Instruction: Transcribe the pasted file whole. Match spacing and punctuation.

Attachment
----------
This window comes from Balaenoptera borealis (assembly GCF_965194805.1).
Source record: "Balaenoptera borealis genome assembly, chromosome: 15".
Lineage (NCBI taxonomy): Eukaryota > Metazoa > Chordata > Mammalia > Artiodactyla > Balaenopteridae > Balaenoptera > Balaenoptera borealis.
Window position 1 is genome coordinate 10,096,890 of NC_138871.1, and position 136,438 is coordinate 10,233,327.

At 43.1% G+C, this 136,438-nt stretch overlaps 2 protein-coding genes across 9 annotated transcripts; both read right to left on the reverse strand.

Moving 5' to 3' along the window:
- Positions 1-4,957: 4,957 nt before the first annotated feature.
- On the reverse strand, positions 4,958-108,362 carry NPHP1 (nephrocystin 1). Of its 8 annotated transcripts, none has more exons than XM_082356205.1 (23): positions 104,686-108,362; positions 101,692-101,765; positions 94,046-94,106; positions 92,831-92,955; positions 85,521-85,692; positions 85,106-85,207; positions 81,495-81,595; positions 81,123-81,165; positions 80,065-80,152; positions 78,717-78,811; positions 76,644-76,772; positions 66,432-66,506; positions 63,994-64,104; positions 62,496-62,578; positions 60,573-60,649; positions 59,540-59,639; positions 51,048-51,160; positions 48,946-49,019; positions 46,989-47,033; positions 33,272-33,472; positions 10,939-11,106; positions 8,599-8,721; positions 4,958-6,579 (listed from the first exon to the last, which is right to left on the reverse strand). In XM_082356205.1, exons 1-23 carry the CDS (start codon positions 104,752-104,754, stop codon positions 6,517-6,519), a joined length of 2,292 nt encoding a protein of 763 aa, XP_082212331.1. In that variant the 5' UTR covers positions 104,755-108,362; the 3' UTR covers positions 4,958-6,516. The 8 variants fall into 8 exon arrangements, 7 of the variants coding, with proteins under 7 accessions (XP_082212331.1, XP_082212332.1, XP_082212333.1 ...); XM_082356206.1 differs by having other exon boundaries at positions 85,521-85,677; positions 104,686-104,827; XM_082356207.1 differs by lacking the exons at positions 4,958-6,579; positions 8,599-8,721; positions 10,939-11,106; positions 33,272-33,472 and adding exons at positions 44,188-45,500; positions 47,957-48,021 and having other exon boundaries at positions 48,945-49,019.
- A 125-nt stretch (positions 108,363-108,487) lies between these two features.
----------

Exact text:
This window comes from Balaenoptera borealis (assembly GCF_965194805.1).
Source record: "Balaenoptera borealis genome assembly, chromosome: 15".
Lineage (NCBI taxonomy): Eukaryota > Metazoa > Chordata > Mammalia > Artiodactyla > Balaenopteridae > Balaenoptera > Balaenoptera borealis.
Window position 1 is genome coordinate 10,096,890 of NC_138871.1, and position 136,438 is coordinate 10,233,327.

At 43.1% G+C, this 136,438-nt stretch overlaps 2 protein-coding genes across 9 annotated transcripts; both read right to left on the reverse strand.

Moving 5' to 3' along the window:
- Positions 1-4,957: 4,957 nt before the first annotated feature.
- On the reverse strand, positions 4,958-108,362 carry NPHP1 (nephrocystin 1). Of its 8 annotated transcripts, none has more exons than XM_082356205.1 (23): positions 104,686-108,362; positions 101,692-101,765; positions 94,046-94,106; positions 92,831-92,955; positions 85,521-85,692; positions 85,106-85,207; positions 81,495-81,595; positions 81,123-81,165; positions 80,065-80,152; positions 78,717-78,811; positions 76,644-76,772; positions 66,432-66,506; positions 63,994-64,104; positions 62,496-62,578; positions 60,573-60,649; positions 59,540-59,639; positions 51,048-51,160; positions 48,946-49,019; positions 46,989-47,033; positions 33,272-33,472; positions 10,939-11,106; positions 8,599-8,721; positions 4,958-6,579 (listed from the first exon to the last, which is right to left on the reverse strand). In XM_082356205.1, exons 1-23 carry the CDS (start codon positions 104,752-104,754, stop codon positions 6,517-6,519), a joined length of 2,292 nt encoding a protein of 763 aa, XP_082212331.1. In that variant the 5' UTR covers positions 104,755-108,362; the 3' UTR covers positions 4,958-6,516. The 8 variants fall into 8 exon arrangements, 7 of the variants coding, with proteins under 7 accessions (XP_082212331.1, XP_082212332.1, XP_082212333.1 ...); XM_082356206.1 differs by having other exon boundaries at positions 85,521-85,677; positions 104,686-104,827; XM_082356207.1 differs by lacking the exons at positions 4,958-6,579; positions 8,599-8,721; positions 10,939-11,106; positions 33,272-33,472 and adding exons at positions 44,188-45,500; positions 47,957-48,021 and having other exon boundaries at positions 48,945-49,019.
- A 125-nt stretch (positions 108,363-108,487) lies between these two features.